Friday, March 25, 2011

Damien's House

I've stood in the homes of many dead men before. I've stood over their corpses and looked through their drawers for clues and substances. Hell, I've sat on chairs and beds while trying to get my head wrapped around the crime without really feeling anything by the fact of being in a dead person's room. But I'll tell you now, standing in Damien's house last night gave me goosebumps that I never got when I was a working cop.

I stood in his main room for ten minutes, looking around at the dirty, shabby conditions that it had fallen into and wondered if it had been like that when it had had an occupant as well. There was dust all over the place, chair knocked over (most likely from that last scuffle), dishes and plates left untouched and uncleaned in the sink. A mouse scurried along the floor, looking for food, at one point crossing right over my boot.

I closed my eyes for a moment, though why I was doing that I wasn't entirely sure of even then.

Where are you, Damien? I thought. Are you really dead? Or are you still out there somewhere, being torn apart by your own subconscious? Do you feel me in your house right now? Am I supposed to feel you here?

Of course, I get no answer. Not like I was expecting one.

Once I was done with that, I got to work. I checked every square inch of that living room before I finally made my way to the bedroom. Looked basically like it should have, just as dirty, and the bed having not been slept in for a very long time. I poked through drawers, cupboards, closet, under the bed, even checked a couple of loose floorboards.

Nothing. No drawings. No bone. Nothing. The place had been cleaned out.

Damn, the thought ran through my mind. I knew it'd be cleaned out, but I thought there would be something of value. Nothing, though.

Guess the red building's the place to go-

It happened so fast I barely caught it, but even slight movement is movement. My eyes caught it out of the corner; a tuff of black, peering in through the window before leaving in the blink of an eye. Just as fast I was out the door, gun drawn, looking around.

Come ooon! Show yourself!” I shouted. “I know you're out here, fuckface! COME ON!”

The woods in the middle of the night; my worst nightmare. But someone was out there, for sure, and I wasn't about to let them go, but out here there was nothing, not even wind to blow the trees around. So there I was, standing in the woods with gun drawn, shouting for a shadow that was not there.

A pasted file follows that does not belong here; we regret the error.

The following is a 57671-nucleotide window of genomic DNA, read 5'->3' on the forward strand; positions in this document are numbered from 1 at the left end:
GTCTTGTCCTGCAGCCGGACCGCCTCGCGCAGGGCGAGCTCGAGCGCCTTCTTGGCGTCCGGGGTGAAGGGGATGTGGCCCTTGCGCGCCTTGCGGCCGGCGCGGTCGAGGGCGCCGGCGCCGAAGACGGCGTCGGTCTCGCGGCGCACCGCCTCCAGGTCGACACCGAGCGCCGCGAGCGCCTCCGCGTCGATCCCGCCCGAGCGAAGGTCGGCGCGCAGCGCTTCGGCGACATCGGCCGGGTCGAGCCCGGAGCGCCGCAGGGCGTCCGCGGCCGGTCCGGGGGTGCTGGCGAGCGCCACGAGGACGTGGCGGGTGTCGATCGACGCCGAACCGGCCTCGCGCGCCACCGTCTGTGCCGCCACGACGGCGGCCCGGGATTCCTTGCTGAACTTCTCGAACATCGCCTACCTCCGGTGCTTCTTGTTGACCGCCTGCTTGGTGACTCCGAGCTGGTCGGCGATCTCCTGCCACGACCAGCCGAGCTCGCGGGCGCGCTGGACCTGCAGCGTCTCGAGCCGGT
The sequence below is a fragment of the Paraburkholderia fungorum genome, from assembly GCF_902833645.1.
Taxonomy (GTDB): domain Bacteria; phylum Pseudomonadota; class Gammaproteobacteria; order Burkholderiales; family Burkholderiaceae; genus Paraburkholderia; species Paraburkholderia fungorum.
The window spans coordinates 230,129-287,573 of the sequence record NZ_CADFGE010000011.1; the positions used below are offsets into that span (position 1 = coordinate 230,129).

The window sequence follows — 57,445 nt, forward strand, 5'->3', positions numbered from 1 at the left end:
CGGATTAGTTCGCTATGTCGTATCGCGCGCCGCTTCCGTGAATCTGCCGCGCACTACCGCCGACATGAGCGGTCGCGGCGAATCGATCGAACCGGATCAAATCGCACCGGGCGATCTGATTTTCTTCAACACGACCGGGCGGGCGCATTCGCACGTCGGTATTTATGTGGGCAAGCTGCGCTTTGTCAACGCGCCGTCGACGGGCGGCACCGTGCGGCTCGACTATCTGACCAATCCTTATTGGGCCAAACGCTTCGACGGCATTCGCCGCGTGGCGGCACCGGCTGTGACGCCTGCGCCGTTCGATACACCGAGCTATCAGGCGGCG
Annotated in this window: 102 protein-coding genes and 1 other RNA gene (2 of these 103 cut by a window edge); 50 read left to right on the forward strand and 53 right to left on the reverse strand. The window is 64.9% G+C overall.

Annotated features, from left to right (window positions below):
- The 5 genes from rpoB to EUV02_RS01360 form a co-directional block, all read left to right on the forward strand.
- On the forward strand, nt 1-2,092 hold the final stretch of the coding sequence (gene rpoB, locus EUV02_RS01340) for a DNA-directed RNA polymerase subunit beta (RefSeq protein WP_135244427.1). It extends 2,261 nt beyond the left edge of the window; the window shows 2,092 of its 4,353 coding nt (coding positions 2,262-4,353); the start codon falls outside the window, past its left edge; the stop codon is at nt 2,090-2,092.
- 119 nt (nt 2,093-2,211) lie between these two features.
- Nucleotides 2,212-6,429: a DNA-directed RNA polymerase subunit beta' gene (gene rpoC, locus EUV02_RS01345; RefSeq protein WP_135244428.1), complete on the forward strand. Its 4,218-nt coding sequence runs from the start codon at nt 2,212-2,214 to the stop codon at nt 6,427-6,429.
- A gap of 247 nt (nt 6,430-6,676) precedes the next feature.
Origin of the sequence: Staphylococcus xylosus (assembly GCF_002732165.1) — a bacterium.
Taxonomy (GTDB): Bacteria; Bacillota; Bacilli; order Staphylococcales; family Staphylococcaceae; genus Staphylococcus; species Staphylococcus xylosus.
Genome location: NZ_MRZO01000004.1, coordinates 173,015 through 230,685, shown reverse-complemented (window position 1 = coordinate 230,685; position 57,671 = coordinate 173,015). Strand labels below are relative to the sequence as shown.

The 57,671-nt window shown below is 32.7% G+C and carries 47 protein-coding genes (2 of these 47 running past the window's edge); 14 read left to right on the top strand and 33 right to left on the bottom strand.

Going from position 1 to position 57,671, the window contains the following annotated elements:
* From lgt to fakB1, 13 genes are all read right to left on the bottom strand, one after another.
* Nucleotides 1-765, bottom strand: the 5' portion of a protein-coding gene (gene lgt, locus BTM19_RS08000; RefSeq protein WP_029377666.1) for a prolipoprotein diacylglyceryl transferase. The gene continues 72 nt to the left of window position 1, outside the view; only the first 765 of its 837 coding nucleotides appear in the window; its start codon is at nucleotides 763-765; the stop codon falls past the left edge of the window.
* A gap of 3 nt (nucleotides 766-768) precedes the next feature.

But it was there. I'm damn sure of that. Something is sure as fuck following me out here.

I'm going to the red building. It's the only place I can think of to go.

I'll post again after I get back.

Monday, March 21, 2011

365 Days Later...

One year ago today, my chief came into the office and handed me and my partner an assignment. We were to investigate a teenage disappearance in the forest off Point Hope, a sixteen-year-old girl that had up and left home in the middle of the night. No clues, no leads, nothing to go off of but the alcoholic mother's word. I figured it was a cut and dry case. I figured it would have been an easy solve.

One year later and look where I am now.

On the run, fearing for my life, both partners are dead, in hiding, being chased by something that by all logical accounts should not exist, the government cleaning up after him and putting me on the top of their list, all these kids running for their lives and coming to me and putting their fates in my hands.

Yeah, quite a bit has changed.

And yet this very morning, around midnight, I got a tip and a link to head into some chat. Why an online chat of all places, I don't know. I couldn't help but think it was another trick of Redlight's, him trying to convince me to take his offer, though it DID have that crazyman's name in it. Habit or whatever.

Well, I thought, can't hurt me over the internet. So I hopped in to see what he wanted and...

I still don't exactly know how to explain. There were over a hundred people in that chat, well over a hundred, and among them were Jeffrey, Evan, Noah, that doc fellow and the PTC guy. All of them, in there for those Hybrids, and yet here I was, put on the exact same pedestal.

I felt like I was being interrogated as questions were thrown at us, but what really got to me were when those side-messages came in from individual people, telling me not to give up, to keep on with my work, and that they were right behind me.

I can't wrap my head around it. All those people...were in there for us? For those of us that are running for our lives, being hunted by something illogical, being close to death time and again. I knew there were fans, but...Jesus.

And word to word with those kids was interesting. I've said it before, they've got the best chance out of any of us. Not a clear shot, but a shot nonetheless. And if shit gets messy, I think they know I'll help how I can. Maybe it's the cop in me. Maybe it's the adult in me. Maybe it's just the situation.

I was the last man out of that chat, not because I liked to keep a crowd or make a grand exit, but because I didn't want to leave the warmth that that chat and those people provided and go back into my cold, dark surroundings of the real world. I wanted to just feel their happiness, their awe, their feelings that had left me so many months ago, and let it be my blanket. A security that I longed for, to be among them, being the ones to maybe cheer the others on while I stayed safe, maybe in my real bed back in my real home with Lizzie right next to me.